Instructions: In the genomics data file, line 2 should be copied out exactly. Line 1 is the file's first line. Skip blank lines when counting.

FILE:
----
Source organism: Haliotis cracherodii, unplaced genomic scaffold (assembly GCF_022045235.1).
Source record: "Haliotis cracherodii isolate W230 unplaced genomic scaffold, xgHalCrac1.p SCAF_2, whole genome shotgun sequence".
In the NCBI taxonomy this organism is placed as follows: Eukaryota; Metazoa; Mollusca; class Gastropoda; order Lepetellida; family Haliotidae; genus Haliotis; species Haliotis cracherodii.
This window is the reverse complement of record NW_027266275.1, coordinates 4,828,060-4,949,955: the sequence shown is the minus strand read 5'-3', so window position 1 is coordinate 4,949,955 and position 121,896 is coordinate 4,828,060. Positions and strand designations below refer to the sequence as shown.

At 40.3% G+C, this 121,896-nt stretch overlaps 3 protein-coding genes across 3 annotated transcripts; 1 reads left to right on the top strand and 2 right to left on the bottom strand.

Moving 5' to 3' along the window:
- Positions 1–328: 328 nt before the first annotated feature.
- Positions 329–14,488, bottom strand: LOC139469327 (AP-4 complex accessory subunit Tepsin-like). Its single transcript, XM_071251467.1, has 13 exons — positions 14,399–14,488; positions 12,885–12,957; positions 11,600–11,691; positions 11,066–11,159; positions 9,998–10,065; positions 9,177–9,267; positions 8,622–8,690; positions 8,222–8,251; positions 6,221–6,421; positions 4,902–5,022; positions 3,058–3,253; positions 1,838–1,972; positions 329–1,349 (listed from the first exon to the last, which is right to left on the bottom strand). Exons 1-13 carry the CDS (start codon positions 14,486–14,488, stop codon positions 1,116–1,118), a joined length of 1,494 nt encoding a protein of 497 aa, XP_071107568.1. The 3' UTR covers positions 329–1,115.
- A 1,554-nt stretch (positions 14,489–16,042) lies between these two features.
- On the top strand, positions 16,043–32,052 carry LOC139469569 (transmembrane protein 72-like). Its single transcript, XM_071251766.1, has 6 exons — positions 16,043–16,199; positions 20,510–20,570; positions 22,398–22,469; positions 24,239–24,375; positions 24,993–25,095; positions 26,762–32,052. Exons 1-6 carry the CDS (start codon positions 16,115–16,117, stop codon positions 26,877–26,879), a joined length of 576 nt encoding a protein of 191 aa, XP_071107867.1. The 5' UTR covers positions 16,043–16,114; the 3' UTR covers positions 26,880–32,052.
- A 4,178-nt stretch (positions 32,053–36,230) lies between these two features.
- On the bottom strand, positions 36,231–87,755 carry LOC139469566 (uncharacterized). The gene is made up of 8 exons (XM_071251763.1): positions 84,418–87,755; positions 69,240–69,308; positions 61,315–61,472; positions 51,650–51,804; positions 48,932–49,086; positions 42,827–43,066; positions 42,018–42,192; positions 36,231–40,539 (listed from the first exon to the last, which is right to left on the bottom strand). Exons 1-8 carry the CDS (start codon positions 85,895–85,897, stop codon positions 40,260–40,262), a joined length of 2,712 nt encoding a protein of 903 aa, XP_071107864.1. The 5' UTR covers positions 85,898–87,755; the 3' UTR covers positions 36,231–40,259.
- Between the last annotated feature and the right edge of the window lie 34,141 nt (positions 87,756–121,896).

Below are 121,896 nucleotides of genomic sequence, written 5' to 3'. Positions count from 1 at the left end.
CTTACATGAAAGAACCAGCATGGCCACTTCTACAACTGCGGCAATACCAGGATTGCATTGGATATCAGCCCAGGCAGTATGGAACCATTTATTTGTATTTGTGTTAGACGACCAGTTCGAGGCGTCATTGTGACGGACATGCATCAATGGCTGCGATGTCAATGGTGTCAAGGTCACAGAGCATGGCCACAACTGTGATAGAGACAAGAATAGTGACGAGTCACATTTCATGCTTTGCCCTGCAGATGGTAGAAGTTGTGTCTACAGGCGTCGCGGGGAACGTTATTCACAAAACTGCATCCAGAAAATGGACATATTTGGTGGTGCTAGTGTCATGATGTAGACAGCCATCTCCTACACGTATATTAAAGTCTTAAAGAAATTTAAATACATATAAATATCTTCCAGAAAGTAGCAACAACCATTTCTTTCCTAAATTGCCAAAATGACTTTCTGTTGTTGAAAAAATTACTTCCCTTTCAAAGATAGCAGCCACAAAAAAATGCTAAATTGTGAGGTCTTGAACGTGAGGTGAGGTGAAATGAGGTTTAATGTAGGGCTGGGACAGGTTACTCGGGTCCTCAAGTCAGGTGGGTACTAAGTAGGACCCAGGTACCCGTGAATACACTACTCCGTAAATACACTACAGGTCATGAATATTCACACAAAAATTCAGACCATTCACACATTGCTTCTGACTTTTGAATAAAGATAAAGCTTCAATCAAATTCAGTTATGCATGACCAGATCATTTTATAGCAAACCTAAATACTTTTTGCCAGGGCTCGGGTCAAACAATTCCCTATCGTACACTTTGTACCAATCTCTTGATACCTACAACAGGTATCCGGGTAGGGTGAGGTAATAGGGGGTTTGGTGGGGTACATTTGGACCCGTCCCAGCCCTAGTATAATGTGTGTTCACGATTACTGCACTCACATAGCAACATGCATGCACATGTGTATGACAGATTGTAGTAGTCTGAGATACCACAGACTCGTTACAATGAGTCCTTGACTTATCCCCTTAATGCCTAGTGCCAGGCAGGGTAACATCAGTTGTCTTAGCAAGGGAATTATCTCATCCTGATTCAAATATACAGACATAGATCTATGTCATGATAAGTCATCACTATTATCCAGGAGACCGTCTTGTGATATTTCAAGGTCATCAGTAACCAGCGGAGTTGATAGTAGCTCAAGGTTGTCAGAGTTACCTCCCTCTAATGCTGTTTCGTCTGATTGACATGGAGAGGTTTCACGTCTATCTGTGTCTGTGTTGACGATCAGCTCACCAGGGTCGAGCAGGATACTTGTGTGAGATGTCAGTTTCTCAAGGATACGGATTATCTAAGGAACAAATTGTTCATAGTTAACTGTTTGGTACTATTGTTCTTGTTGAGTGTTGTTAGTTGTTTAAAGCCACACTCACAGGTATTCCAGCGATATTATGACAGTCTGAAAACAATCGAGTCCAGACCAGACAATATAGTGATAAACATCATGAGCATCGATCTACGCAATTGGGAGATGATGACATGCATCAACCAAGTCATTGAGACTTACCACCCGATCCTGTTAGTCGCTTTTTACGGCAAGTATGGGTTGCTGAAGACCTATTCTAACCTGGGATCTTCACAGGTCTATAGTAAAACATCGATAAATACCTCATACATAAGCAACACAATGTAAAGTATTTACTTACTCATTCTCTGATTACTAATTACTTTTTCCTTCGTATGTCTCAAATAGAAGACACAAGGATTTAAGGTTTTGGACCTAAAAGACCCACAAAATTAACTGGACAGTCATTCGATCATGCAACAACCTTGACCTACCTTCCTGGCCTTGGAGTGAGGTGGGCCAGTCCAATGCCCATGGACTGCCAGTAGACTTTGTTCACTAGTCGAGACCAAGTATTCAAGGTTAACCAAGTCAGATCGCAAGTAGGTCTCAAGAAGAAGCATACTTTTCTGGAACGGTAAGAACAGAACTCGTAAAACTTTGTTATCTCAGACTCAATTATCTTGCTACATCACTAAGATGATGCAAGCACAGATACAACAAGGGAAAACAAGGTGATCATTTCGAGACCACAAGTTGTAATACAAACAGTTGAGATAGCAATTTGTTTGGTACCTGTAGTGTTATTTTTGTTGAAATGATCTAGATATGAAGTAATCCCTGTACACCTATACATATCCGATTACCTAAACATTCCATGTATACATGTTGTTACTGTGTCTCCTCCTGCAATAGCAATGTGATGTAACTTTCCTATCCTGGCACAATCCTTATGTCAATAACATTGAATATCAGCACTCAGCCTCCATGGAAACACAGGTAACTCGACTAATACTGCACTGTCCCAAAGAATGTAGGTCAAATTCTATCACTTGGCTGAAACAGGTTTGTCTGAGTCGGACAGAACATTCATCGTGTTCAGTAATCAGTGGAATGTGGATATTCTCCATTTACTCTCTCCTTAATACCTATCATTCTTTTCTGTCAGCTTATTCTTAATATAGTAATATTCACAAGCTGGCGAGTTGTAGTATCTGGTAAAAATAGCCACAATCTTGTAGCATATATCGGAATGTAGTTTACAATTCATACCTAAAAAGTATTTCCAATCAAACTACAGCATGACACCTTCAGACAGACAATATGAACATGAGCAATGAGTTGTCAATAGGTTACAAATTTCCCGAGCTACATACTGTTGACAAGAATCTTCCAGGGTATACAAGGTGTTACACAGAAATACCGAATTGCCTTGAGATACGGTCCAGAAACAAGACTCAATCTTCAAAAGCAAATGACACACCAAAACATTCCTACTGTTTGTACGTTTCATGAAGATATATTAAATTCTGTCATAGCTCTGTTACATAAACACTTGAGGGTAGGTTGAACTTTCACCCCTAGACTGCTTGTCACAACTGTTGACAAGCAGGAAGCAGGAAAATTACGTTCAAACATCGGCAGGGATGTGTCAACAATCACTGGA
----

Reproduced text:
Source record: "Haliotis cracherodii isolate W230 unplaced genomic scaffold, xgHalCrac1.p SCAF_2, whole genome shotgun sequence".